I may be biased, but I love Portland. So much that this move has been very, very hard for me and my husband and I made a deal that we'd move back in a few years. Portland is similar to the Bay Area in that people are very progressive, good music/art scene, lots of great restaurants, close to an endless amount of outdoor activities, etc.

Some differences...

Portland has an urban feel, but a lot less traffic and crime, or at least it seems that way?

You will notice less pollution and litter...everyone always comments on how clean it is there.

While the Portland prides itself on its leftist politics, I will say it's less racially diverse...I didn't realize that till we moved here.

The seems like there is a bigger ''up and coming'' factor there. Or maybe a bigger middle class...I've noticed here it seems like there are ''rough'' neighborhoods and then expensive neighborhoods, with not many in-between.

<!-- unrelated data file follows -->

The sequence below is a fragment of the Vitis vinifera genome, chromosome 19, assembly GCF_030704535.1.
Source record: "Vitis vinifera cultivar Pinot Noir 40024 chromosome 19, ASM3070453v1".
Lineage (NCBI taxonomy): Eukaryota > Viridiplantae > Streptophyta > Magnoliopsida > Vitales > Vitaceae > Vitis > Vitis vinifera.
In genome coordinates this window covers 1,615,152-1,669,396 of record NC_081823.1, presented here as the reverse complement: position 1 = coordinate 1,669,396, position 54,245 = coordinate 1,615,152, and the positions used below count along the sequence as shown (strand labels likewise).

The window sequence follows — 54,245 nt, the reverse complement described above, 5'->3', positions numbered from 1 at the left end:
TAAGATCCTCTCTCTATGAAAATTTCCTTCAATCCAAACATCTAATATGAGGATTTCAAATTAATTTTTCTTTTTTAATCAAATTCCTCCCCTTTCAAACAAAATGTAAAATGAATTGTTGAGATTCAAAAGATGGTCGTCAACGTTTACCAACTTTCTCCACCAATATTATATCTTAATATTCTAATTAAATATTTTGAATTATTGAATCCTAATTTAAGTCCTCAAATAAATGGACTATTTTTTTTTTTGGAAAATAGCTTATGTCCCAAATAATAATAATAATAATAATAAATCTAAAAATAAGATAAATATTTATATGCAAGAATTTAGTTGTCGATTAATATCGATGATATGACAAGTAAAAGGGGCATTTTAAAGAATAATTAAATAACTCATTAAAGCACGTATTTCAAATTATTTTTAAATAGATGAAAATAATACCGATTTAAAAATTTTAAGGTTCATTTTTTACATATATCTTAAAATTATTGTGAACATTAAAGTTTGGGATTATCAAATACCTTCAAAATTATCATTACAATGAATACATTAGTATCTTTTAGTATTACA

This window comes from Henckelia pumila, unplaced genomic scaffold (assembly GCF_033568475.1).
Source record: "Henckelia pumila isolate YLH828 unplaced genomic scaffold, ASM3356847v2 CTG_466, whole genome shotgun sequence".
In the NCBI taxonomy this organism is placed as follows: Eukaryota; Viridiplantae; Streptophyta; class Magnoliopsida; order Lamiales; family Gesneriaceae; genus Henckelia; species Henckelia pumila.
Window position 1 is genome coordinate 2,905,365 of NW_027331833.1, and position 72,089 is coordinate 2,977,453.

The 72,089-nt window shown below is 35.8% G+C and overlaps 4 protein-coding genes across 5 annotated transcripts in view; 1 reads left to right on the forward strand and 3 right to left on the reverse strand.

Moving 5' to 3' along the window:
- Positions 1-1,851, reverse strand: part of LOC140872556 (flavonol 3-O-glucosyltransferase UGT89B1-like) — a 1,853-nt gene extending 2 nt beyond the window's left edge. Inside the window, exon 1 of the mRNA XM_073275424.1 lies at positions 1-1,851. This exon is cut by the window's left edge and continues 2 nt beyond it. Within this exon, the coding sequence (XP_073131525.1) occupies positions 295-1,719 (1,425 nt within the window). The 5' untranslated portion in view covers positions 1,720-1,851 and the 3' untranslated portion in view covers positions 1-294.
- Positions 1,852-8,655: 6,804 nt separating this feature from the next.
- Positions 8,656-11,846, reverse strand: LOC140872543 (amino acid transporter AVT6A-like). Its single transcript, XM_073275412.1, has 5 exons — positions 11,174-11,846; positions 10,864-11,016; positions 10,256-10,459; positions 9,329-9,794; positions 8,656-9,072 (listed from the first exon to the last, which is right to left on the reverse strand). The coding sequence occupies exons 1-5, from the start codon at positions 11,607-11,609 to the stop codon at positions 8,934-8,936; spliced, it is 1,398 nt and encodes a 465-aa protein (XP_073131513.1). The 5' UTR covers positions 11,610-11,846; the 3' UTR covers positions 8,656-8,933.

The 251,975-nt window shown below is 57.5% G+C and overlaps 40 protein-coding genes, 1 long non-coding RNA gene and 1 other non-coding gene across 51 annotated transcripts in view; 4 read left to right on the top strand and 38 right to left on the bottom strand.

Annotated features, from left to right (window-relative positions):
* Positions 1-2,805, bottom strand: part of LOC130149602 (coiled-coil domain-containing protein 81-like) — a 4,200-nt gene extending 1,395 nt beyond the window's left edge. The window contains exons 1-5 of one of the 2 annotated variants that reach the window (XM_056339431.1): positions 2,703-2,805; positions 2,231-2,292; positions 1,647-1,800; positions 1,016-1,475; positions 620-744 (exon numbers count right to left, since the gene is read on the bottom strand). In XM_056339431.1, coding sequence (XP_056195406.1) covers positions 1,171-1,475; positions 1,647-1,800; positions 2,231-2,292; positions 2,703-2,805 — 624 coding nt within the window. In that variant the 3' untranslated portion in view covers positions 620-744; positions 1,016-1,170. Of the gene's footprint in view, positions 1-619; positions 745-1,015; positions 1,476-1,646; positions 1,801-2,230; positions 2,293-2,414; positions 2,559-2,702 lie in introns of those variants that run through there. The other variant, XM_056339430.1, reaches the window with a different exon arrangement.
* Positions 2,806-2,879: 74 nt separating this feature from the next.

Cost of probably goes without saying that the cost to buy a house here is so high that things will seem very cheap there. Although, from what I hear, the cost of living there isn't that cheap compared to many other cities. No sales tax though!

The many neighborhoods with so many great little shopping areas. From boutiques to thrift stores to can find it all. Pearl District, Downtown, NW area, NE Broadway street, Hawthorne, Division steet, Alberta Arts district...all FILLED with shops and restaurants.

The does rain a lot, or is at least cloudy. Altough the summers are beautiful and nothing compares to the colors you will see in the fall. The rain keeps it wonderfully green and lush, but it's something to consider if you love the sun.